Texas Central 2-8-0 "Consolidation" Locomotives in the USA

Class Details by Steve Llanso of Sweat House Media

Class 115 (Locobase 10772)

Data from Baldwin Locomotive Works, Record of Recent Construction ((1903), No. 31, p. 20-21. See also DeGolyer, Volume 24, p. 17. Works numbers were 19274-19275 in July 1901and 19793-19794 in November. For the history of the TC, see [] . The Texas Central was an independent railroad until it was taken over by the Missouri-Kansas-Texas in 1910. Nicknamed by the railroad the Lone Star Line or the Great Daylight Route, the "Tin Can", as it was also known, was first incorporated as the Texas Central Railway and built between Ross Station near Waco and Albany, 177 miles distant. In 1882-1884, the company also laid tracks between Garrett and Roberts, which lay some miles to the Northeast; this line operated independently.

After a reorganization, new managements took over the renamed Texas Central Railroad in 1892 and built more trackage from Albany and Stamford in 1900 (extended to Rotan in 1907) made the final link to Waco from Ross in 1905, and added a 40-mile branch line from De Leon to Cross Plains in 1910. By this time, a healthy traffic in goobers led to an additioanl nickname: The Peanut Line. At one point, the railroad's herald resembled the badge of the Texas Rangers.

Motive power included this quartet of modestly scaled Consolidations fitted with cylinders of dimensions not usually found in 2-8-0s. Baldwin cited the class's minimum curve radius as a relatively tight 260 feet. When the Katy actually leased the line in 1914, these engines were designated Class G, renumbered 676-679, and operated for another ten years before being sold for scrap.

Principal Dimensions by Steve Llanso of Sweat House Media
Locobase ID10,772
RailroadTexas Central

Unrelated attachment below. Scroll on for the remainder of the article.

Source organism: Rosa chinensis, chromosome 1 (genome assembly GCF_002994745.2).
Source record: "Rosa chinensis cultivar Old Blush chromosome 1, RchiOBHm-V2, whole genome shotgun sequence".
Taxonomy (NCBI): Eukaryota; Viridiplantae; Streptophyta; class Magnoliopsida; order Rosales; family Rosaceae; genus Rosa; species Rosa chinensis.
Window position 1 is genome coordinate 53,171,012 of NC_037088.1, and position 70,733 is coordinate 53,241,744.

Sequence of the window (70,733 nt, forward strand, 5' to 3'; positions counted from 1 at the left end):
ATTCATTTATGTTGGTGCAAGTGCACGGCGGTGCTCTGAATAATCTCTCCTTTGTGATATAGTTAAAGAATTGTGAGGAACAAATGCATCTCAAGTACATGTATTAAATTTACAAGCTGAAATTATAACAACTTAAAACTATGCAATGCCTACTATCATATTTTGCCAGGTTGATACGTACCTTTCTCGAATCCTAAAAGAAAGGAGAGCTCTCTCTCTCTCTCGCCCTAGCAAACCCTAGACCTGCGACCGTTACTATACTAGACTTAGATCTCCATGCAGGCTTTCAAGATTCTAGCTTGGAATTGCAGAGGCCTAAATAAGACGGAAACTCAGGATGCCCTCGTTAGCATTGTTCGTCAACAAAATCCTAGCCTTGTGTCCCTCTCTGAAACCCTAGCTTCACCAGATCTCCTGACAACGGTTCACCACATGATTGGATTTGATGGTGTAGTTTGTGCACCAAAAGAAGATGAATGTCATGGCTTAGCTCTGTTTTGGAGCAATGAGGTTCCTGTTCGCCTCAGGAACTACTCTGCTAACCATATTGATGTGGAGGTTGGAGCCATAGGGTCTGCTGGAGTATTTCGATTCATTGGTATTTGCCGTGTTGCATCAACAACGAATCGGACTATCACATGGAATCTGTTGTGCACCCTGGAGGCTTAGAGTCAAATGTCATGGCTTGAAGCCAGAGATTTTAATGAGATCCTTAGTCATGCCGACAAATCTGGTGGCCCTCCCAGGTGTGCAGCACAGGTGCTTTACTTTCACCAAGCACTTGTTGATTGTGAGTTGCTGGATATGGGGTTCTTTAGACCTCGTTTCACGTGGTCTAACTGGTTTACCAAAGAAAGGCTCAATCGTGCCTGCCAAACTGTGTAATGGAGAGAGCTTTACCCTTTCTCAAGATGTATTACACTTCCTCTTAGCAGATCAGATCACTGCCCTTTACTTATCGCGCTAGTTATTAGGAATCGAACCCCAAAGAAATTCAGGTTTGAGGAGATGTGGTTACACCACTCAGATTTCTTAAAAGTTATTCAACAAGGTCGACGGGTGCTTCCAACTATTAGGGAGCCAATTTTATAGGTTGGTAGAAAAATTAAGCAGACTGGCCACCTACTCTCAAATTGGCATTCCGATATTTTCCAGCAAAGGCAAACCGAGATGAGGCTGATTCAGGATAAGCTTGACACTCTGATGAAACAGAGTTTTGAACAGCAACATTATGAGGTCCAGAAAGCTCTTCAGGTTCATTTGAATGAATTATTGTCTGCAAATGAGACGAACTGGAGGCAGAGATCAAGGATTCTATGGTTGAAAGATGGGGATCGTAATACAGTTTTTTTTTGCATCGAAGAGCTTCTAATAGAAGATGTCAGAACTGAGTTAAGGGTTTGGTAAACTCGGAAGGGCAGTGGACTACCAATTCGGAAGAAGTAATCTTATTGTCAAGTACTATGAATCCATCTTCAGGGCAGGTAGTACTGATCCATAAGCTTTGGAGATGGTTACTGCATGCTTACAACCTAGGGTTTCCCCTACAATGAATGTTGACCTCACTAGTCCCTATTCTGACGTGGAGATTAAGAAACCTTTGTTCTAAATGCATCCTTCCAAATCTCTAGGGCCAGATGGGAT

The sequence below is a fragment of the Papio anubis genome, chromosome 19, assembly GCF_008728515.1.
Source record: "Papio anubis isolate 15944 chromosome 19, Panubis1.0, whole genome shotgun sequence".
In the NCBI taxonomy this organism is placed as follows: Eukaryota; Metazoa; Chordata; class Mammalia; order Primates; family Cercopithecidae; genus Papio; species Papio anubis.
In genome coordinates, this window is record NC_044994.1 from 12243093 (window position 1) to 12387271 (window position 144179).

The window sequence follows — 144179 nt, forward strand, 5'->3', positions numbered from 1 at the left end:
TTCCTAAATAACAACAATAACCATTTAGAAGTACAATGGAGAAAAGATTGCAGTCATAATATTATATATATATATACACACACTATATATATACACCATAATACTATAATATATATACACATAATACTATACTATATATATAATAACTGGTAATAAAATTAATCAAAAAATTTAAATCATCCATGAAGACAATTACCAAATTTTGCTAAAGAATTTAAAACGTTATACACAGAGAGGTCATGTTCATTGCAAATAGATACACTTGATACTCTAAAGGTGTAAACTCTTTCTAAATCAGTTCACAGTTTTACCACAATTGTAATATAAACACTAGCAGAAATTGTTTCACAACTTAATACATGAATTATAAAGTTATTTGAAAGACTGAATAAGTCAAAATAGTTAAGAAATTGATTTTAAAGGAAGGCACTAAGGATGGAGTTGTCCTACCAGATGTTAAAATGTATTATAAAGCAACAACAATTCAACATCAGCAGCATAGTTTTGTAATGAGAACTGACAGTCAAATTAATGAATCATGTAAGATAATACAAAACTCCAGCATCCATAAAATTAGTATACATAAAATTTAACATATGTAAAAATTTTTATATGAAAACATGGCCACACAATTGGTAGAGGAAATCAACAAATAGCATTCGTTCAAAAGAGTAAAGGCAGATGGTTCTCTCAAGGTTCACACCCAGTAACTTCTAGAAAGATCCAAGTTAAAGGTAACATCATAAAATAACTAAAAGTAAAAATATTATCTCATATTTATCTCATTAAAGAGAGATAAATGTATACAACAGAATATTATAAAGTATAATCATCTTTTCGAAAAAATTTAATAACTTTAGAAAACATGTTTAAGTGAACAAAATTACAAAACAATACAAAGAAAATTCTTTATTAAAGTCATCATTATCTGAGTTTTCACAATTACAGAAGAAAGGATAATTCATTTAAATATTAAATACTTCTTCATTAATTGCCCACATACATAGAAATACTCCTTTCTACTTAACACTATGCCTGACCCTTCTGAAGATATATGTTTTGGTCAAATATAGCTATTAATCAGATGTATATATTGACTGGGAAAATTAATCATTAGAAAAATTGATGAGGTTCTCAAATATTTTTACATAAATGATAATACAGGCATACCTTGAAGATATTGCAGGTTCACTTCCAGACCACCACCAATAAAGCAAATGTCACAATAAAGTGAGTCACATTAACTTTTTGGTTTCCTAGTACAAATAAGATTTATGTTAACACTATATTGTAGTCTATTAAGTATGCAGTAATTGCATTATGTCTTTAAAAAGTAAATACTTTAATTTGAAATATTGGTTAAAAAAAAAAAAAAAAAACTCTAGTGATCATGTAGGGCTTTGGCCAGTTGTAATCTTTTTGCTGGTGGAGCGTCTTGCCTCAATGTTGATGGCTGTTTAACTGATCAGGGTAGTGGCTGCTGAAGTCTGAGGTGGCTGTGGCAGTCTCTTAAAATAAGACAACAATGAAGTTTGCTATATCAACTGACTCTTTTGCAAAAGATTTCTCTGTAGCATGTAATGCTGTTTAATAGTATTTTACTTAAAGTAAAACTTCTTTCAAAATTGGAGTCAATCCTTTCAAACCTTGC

Number in Class4
Road Numbers115-118
Number Built4
BuilderBurnham, Williams & Co
Valve GearStephenson
Locomotive Length and Weight
Driver Wheelbase (ft / m)15.17 / 4.62
Engine Wheelbase (ft / m)22.67 / 6.91
Ratio of driving wheelbase to overall engine wheebase 0.67
Overall Wheelbase (engine & tender) (ft / m)49.56 / 15.11
Axle Loading (Maximum Weight per Axle) (lbs / kg)
Weight on Drivers (lbs / kg)114,375 / 51,880
Engine Weight (lbs / kg)129,095 / 58,557
Tender Loaded Weight (lbs / kg)79,905 / 36,244
Total Engine and Tender Weight (lbs / kg)209,000 / 94,801
Tender Water Capacity (gals / ML)4000 / 15.15
Tender Fuel Capacity (oil/coal) (gals/tons / ML/MT)
Minimum weight of rail (calculated) (lb/yd / kg/m)48 / 24
Geometry Relating to Tractive Effort
Driver Diameter (in / mm)57 / 1448
Boiler Pressure (psi / kPa)180 / 12.40
High Pressure Cylinders (dia x stroke) (in / mm)18" x 26" / 457x660
Tractive Effort (lbs / kg)22,612 / 10256.64
Factor of Adhesion (Weight on Drivers/Tractive Effort) 5.06
Heating Ability
Firebox Area (sq ft / m2)154.70 / 14.38
Grate Area (sq ft / m2)35.10 / 3.26
Evaporative Heating Surface (sq ft / m2)1775 / 164.96
Superheating Surface (sq ft / m2)
Combined Heating Surface (sq ft / m2)1775 / 164.96
Evaporative Heating Surface/Cylinder Volume231.79
Computations Relating to Power Output (More Information)
Robert LeMassena's Power Computation6318
Same as above plus superheater percentage6318
Same as above but substitute firebox area for grate area27,846
Power L15691
Power MT438.78

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